Were Jewish followers of Jesus the ones who introduced the nine branch chanukiah? The evidence indicates it is a distinct possibility.
There are those who believe Jesus was born on December 25th. Alfred Edersheim, a Jewish believer and scholar of the 19th century, is one who believed this. “The date of the feast of Dedication (Chanukkah) – the 25th of Kislev seems to have been adopted by the ancient church as that of the birth of our blessed Lord – Christmas – the dedication of the true temple which was the body of Jesus.”4 Although this theory is intriguing, there is better evidence for Jesus being born in the fall.5
I think there is a better explanation of “Why December 25th?” The early church, 2nd century and following, animosity toward the Jewish people and their culture and customs is well established. The adoption of an anti-Jewish understanding became the norm in the first couple of centuries after the Jewish apostles and the first century church (a good part being Jewish believers) passed into history. The early church fathers followed the Julian calendar, introduced by Julius Caesar in 45 B.C.E.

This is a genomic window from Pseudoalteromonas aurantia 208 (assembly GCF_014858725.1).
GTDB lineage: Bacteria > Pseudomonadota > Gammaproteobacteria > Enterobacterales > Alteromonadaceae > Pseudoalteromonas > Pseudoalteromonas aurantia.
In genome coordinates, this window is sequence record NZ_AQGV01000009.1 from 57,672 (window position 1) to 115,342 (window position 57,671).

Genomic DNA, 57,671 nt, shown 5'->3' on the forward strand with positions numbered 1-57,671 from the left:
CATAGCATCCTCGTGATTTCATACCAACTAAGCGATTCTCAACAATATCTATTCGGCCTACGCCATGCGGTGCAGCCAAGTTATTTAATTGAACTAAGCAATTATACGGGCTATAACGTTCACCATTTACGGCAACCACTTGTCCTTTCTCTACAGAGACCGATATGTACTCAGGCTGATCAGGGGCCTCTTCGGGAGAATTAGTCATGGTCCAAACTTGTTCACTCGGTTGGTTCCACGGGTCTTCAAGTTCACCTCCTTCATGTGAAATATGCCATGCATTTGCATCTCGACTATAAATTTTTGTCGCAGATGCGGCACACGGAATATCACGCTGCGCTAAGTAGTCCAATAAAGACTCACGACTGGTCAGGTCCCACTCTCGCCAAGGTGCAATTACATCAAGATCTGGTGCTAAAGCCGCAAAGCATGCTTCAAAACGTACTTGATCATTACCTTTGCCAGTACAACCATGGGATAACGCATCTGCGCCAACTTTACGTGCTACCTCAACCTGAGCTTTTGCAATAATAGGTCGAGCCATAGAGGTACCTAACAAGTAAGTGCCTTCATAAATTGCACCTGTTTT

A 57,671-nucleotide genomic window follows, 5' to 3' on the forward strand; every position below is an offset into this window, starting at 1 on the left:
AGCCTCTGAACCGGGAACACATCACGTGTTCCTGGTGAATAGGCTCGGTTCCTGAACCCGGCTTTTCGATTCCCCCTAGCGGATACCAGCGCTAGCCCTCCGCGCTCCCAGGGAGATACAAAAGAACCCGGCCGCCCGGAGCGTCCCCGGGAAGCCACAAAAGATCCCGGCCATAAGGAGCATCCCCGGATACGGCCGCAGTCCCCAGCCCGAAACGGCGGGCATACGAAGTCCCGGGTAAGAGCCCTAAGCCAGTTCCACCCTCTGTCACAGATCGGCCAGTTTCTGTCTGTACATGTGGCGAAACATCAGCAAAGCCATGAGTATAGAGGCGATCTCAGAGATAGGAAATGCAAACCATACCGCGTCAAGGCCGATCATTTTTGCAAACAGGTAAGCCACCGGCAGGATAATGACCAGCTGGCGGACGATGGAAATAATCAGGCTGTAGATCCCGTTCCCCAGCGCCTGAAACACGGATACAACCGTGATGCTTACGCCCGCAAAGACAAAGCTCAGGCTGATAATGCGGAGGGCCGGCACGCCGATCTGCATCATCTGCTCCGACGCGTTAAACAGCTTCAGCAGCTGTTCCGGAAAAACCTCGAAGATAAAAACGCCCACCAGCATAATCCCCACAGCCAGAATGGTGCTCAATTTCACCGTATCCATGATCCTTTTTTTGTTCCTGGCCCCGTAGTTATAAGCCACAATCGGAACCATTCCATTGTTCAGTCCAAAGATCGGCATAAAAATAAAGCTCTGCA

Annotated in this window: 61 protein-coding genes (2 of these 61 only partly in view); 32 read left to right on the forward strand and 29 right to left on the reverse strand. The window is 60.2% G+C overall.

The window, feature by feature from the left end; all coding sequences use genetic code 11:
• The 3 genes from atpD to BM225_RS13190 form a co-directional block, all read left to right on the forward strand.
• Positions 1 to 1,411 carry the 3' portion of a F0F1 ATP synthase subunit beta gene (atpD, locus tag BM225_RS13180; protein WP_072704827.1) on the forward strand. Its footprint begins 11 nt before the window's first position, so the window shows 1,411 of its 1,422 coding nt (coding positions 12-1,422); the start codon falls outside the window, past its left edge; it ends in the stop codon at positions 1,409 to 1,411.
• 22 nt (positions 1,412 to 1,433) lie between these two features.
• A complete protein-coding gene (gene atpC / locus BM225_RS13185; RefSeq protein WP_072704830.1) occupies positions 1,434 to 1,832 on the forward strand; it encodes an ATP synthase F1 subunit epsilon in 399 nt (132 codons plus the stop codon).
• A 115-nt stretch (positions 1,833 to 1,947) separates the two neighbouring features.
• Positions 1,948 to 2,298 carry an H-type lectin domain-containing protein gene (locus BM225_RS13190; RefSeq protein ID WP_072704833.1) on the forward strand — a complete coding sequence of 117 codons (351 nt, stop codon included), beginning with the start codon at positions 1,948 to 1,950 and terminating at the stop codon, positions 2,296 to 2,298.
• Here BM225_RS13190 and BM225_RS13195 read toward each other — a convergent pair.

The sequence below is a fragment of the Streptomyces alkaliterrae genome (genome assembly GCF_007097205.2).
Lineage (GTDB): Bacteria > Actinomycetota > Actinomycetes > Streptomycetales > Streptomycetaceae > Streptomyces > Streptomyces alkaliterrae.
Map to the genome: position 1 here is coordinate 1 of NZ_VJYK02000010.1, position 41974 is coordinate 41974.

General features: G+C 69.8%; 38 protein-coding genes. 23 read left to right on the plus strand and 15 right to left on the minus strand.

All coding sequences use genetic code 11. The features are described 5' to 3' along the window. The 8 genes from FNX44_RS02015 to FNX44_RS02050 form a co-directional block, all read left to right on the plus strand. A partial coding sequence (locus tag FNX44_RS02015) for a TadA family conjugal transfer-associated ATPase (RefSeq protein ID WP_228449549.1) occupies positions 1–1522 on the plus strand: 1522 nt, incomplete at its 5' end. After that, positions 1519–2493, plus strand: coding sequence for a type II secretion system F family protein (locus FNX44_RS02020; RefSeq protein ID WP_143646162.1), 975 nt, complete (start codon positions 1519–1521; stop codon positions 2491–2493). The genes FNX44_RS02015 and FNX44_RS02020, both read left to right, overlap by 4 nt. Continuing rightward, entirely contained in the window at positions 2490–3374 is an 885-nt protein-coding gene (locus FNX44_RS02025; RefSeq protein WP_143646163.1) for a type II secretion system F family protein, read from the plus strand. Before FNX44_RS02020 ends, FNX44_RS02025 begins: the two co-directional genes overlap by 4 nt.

The animus against things “Jewish” can be seen in this quote from an Orthodox Church website and an article titled, “The Patristic Church Calendar: An Indissoluble Element of Universal Church Tradition.”
“Only the system of the Great Indiction and the traditional Orthodox Paschalion conform to the requirements of the Seventh Apostolic Canon and the dicta set forth by the First Ecumenical Synod, which are confirmed in the First Canon of the Council of Antioch. These rules explicitly forbid the celebration of the Christian Pascha on the same day as the Jewish Passover.” (Italics in the original).6
The article argues for the Julian Calendar as the church calendar. Why, though, the 25th of December?
Jewish believers and December 25th
From the above information, we can piece together a possible explanation for the celebration of December 25th as the date for the birth of Jesus.
1. The 9 branch chanukiah was clearly used following the destruction of the Temple in 70 A.D., regardless of the Jewish communities lack of acknowledging this fact.
2. It is logical to believe that the Jewish believers in Jesus introduced the shamash candle and the 9 branch chanukiah in order to remember their Messiah after the destruction of the Temple.
3. If the shamash candle was a picture of Jesus bringing light to Jew and Gentile, it is understandable why the larger Jewish community would not want to be associated with the 9 branch chanukiah and the shamash candle.